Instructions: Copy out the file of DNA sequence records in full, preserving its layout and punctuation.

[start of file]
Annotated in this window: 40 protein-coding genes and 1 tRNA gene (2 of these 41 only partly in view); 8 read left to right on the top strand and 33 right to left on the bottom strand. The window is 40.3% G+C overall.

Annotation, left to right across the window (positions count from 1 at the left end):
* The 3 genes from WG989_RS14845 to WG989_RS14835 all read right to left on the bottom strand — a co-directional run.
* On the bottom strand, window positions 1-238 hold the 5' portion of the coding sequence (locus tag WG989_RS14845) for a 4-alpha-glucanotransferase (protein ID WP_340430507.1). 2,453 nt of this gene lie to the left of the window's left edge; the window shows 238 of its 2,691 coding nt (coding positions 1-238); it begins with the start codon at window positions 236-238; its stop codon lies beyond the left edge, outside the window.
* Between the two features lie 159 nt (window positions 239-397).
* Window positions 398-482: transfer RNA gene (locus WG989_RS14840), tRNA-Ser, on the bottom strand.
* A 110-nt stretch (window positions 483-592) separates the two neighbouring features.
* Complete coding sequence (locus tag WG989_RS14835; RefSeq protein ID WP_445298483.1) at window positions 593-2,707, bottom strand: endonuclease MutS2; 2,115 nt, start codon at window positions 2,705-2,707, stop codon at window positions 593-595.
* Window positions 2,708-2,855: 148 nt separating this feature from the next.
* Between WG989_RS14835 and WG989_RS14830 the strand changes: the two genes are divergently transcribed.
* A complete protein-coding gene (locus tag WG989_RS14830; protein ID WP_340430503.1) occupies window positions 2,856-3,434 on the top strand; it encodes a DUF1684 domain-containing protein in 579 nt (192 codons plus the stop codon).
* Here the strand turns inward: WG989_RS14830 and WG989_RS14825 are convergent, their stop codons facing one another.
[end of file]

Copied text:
Annotated in this window: 40 protein-coding genes and 1 tRNA gene (2 of these 41 only partly in view); 8 read left to right on the top strand and 33 right to left on the bottom strand. The window is 40.3% G+C overall.

Annotation, left to right across the window (positions count from 1 at the left end):
* The 3 genes from WG989_RS14845 to WG989_RS14835 all read right to left on the bottom strand — a co-directional run.
* On the bottom strand, window positions 1-238 hold the 5' portion of the coding sequence (locus tag WG989_RS14845) for a 4-alpha-glucanotransferase (protein ID WP_340430507.1). 2,453 nt of this gene lie to the left of the window's left edge; the window shows 238 of its 2,691 coding nt (coding positions 1-238); it begins with the start codon at window positions 236-238; its stop codon lies beyond the left edge, outside the window.
* Between the two features lie 159 nt (window positions 239-397).
* Window positions 398-482: transfer RNA gene (locus WG989_RS14840), tRNA-Ser, on the bottom strand.
* A 110-nt stretch (window positions 483-592) separates the two neighbouring features.
* Complete coding sequence (locus tag WG989_RS14835; RefSeq protein ID WP_445298483.1) at window positions 593-2,707, bottom strand: endonuclease MutS2; 2,115 nt, start codon at window positions 2,705-2,707, stop codon at window positions 593-595.
* Window positions 2,708-2,855: 148 nt separating this feature from the next.
* Between WG989_RS14835 and WG989_RS14830 the strand changes: the two genes are divergently transcribed.
* A complete protein-coding gene (locus tag WG989_RS14830; protein ID WP_340430503.1) occupies window positions 2,856-3,434 on the top strand; it encodes a DUF1684 domain-containing protein in 579 nt (192 codons plus the stop codon).
* Here the strand turns inward: WG989_RS14830 and WG989_RS14825 are convergent, their stop codons facing one another.